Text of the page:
† Labs may include: complete blood count, basic metabolic profile, hepatic function panel, coagulation studies, Vitamin D, TSH, cystatin C, alpha fetoprotein, brain natriuretic peptide, stool alpha1 antitrypsin, iron studies and lipid profile.
Yr: year; ECG: electrocardiogram; Echo: echocardiogram; MRI: magnetic resonance imaging; CT: computed tomography.
The population of Fontan patients is growing, with a concomitant increase in their health care needs to address extra-cardiac co-morbidities requiring multidisciplinary care. To meet this growing need, we propose the institution of multidisciplinary clinics for Fontan patients. At the very least, "Fontan champions", subspecialists with interest in and who have gained familiarity with the unique aspects of the Fontan circulation, must be available to help manage these complex patients. Appropriate screening, with inter-specialty communication and collaboration, may improve access to health care and improve overall outcomes in this growing population.
- Rychik J, Atz AM, Celermajer DS, et al. Evaluation and management of the child and adult with Fontan circulation: a scientific statement from the American Heart Association. Circulation 2019:Jul 1:[Epub ahead of print].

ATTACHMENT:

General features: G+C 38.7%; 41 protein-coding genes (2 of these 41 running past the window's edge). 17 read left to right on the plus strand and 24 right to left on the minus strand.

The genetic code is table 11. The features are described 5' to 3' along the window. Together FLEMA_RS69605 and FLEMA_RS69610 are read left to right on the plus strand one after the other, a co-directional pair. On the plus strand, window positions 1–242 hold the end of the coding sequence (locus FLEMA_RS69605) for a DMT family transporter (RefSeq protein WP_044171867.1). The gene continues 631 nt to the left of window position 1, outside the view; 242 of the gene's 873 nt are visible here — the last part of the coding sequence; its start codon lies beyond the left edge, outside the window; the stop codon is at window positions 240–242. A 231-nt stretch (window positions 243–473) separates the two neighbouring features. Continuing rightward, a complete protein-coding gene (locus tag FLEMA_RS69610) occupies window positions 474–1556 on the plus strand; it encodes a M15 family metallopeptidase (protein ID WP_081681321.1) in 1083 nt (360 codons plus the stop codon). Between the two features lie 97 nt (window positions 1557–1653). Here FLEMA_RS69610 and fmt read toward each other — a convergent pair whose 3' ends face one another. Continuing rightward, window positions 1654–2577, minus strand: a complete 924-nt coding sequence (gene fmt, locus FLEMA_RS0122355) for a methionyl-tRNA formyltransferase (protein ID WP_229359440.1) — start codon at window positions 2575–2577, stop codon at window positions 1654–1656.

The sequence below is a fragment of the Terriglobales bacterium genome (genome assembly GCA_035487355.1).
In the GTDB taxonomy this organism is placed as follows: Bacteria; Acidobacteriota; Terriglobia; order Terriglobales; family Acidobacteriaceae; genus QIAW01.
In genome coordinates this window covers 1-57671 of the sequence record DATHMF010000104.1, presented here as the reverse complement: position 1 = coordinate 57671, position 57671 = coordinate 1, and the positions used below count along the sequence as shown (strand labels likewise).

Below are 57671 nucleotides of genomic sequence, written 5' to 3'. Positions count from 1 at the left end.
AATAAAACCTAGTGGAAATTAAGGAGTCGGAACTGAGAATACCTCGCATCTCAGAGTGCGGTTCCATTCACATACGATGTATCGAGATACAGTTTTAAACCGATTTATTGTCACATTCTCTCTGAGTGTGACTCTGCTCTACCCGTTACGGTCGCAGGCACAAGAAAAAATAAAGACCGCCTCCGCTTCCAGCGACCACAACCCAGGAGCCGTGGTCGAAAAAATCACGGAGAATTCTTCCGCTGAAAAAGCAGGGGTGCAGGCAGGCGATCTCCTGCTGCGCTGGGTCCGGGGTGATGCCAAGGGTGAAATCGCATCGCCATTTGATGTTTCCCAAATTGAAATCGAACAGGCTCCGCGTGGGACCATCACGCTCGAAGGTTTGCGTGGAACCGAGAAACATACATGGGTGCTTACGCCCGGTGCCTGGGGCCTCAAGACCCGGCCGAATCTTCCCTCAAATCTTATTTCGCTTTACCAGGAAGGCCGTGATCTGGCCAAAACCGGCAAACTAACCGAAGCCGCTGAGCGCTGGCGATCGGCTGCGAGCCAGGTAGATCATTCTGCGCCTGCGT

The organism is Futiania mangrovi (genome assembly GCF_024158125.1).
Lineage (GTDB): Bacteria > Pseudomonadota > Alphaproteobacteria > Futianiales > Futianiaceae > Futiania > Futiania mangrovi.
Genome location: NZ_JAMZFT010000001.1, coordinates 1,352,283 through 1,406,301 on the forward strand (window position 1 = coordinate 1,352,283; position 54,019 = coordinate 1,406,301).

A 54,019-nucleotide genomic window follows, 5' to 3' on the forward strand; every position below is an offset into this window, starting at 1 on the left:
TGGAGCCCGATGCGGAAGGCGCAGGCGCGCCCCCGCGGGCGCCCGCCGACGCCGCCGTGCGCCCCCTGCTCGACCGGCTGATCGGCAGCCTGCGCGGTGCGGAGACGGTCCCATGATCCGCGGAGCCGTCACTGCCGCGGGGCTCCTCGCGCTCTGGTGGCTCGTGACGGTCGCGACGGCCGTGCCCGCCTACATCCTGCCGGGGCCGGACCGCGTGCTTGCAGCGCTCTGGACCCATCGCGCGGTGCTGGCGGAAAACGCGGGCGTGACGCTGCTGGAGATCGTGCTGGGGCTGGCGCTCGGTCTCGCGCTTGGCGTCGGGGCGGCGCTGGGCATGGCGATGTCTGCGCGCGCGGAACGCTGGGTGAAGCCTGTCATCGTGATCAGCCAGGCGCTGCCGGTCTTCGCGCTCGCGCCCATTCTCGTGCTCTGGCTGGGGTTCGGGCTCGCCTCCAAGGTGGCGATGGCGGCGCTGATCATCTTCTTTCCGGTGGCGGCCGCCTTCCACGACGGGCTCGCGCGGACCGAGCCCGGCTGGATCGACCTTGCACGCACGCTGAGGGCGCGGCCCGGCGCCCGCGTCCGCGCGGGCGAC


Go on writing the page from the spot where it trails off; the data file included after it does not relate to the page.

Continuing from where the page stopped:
- Alsaied T, Bokma JP, Engel ME, et al. Factors associated with long-term mortality after Fontan procedures: a systematic review. Heart 2017;103:104-10.
- Gewillig M, Brown SC. The Fontan circulation after 45 years: update in physiology. Heart 2016;102:1081-86.
- Gewillig M, Brown SC, van de Bruaene A, Rychik J. Providing a framework of principles for conceptualising the Fontan circulation. Acta Paediatr 2020;109:651-58.
- Diller GP, Kempny A, Alonso-Gonzalez R, et al. Survival prospects and circumstances of death in contemporary adult congenital heart disease patients under follow-up at a large tertiary centre. Circulation 2015;132:2118-25.
- Lubert AM, Alsaied T, Trout AT, et al. Developing an adolescent and adult Fontan management programme. Cardiol Young 2022;32-230-35.